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Cruiser is a type of motorcycle invented in the United States of America. Cruiser puts its emphasize on riding comfort rather than handling.
The riding position of cruisers are intended for a more relaxing ergonomics, resulting a better comfort for long journey. Up-right handlebars, low seating position, and rider feets on the toward position are always been the trademark of cruiser bikes. This design sacrafices handling and performance.
Many "power cruisers" and Japanese cruisers of the 1980s have featured more neutral riding positions.
Cruisers outfitted with luggage for touring are sometimes called baggers.
- Chopper -Choppers are either modified bikes or custom bikes made from scratch. One of the main features of chopper bikes is the strecthed front end, or in other words, increased rake angle.The 'Captain America' and 'Billy Bikes' are among the most well known chopper bikes.
- Power Cruiser-This term is not universally approved. Power cruisers are cruiser bikes in which features a more sporty dynamics.
In the United States servicemen returning from World War II were looking for a thrill. Many veterans had been trained to work on automobiles and motorcycles and were looking to add a little excitement to their post-war lives with their newly acquired mechanical skills. Motorcycles and Hot Rod cars were the perfect hobby for them. Motorcyclists bought up surplus military bikes and removed all the unnecessary parts such as windshields and saddlebags to minimise weight. Rear fenders were "bobbed" or shortened just enough to handle a passenger and keep the rain and mud coming off the rear, and sometimes removed the mirrors, or replaced them with tiny ones, such as the type used by dentists in their work.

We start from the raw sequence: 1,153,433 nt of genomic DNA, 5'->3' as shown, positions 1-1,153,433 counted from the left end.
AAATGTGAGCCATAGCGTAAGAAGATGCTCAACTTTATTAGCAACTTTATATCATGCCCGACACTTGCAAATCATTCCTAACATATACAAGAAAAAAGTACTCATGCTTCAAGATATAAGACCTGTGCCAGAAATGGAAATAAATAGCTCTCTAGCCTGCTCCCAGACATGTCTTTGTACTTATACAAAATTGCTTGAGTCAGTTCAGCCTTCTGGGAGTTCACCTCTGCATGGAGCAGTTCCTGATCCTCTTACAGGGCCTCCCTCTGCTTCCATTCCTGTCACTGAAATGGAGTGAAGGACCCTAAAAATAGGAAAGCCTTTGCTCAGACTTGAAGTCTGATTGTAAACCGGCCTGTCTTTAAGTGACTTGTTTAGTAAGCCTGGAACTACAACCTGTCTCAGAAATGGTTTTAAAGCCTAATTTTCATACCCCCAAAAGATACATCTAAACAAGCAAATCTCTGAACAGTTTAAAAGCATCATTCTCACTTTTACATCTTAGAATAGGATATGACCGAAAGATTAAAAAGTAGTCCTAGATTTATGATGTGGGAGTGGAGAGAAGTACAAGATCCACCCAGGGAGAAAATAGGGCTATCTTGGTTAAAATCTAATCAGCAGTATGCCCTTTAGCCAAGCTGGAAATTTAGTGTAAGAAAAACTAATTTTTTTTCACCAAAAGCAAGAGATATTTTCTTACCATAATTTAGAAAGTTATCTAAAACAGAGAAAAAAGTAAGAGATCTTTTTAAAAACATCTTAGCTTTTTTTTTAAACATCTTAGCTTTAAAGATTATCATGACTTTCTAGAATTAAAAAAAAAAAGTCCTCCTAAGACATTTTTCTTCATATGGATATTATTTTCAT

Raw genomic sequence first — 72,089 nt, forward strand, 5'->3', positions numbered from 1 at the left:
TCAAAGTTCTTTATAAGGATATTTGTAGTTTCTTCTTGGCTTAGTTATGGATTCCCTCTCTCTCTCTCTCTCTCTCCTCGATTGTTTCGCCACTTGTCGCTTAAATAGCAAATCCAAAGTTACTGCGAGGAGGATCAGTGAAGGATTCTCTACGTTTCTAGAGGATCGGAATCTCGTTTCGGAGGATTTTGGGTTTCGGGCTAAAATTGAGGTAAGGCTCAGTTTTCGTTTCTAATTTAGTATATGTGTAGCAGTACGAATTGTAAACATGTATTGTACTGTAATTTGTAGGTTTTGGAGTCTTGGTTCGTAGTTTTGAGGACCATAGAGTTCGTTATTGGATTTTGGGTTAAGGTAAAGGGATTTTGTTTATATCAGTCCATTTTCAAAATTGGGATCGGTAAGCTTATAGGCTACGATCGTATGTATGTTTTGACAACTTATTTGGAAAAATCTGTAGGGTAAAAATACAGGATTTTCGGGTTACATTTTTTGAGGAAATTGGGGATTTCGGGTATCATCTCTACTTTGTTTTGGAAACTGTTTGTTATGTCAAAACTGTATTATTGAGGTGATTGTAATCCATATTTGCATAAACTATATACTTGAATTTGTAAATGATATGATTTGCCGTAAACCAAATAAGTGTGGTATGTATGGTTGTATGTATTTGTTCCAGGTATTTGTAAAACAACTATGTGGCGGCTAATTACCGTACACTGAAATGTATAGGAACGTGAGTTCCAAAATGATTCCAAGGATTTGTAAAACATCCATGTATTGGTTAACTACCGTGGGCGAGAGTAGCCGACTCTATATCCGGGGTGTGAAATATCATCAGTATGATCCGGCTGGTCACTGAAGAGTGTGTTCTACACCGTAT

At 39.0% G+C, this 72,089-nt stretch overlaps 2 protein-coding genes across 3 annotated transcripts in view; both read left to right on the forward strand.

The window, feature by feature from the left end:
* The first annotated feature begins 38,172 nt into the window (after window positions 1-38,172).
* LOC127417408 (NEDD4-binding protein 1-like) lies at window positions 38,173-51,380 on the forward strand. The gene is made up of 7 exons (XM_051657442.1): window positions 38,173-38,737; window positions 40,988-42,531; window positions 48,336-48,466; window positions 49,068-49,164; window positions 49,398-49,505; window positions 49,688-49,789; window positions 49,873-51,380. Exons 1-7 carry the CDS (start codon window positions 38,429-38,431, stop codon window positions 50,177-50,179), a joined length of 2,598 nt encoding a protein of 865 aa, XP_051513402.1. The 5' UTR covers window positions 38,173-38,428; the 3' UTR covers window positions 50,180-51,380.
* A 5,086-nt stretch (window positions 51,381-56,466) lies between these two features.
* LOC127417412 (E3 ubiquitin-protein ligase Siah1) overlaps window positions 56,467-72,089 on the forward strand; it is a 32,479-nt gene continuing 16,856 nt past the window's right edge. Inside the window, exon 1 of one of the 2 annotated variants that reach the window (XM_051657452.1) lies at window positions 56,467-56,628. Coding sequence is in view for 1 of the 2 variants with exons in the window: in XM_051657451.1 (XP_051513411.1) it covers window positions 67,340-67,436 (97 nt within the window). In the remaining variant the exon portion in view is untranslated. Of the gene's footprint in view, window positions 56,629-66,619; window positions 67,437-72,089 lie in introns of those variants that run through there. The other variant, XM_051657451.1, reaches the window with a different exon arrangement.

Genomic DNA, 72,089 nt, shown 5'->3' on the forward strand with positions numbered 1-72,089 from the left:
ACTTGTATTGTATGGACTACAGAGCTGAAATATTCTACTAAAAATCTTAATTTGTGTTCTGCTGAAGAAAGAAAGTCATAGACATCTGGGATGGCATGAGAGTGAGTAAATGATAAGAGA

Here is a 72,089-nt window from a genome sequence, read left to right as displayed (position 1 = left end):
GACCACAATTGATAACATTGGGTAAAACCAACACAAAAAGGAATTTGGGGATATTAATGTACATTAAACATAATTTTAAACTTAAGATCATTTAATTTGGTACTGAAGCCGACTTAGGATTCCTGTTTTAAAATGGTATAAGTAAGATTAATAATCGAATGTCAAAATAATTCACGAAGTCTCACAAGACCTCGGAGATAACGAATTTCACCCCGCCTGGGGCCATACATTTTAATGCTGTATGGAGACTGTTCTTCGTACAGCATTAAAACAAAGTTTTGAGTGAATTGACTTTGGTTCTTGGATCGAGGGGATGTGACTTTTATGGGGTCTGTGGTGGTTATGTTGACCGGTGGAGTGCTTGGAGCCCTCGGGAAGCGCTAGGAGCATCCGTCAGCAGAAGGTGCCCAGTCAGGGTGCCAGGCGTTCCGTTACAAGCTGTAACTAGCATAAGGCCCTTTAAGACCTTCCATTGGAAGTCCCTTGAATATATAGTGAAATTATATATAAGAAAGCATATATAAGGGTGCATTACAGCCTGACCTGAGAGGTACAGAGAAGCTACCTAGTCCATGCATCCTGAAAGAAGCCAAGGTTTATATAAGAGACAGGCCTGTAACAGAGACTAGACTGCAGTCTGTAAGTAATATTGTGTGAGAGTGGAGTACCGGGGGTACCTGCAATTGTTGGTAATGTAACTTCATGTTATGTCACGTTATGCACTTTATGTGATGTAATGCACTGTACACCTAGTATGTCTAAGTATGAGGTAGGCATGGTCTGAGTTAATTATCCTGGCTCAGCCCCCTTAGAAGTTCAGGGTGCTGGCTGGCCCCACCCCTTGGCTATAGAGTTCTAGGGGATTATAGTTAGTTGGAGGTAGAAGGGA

This type of home customization led to the rise of the bobber. Then in the 60s, motorcyclists found that a longer front end allowed the bike to run smoother at faster speeds. The degree of neck rake and length of front end was modified on these bikes with this in mind. The Girder and Springer front ends were the most popular forks for extending in this fashion, although this does make the bike harder to handle at slower speeds. Nevertheless, some choppers have extremely long forks; as one biker said, "You couldn't turn very good but you sure looked good doing it."
To build or chop a traditional chopper an unmodified factory bike is used (usually a rigid Harley Davidson) and everything unnecessary to either move or stop is stripped or chopped off. Then the engine and transmission are removed and the frame is cut up and welded back together to make it lower and lighter. Performance parts are added or modified to increase speed.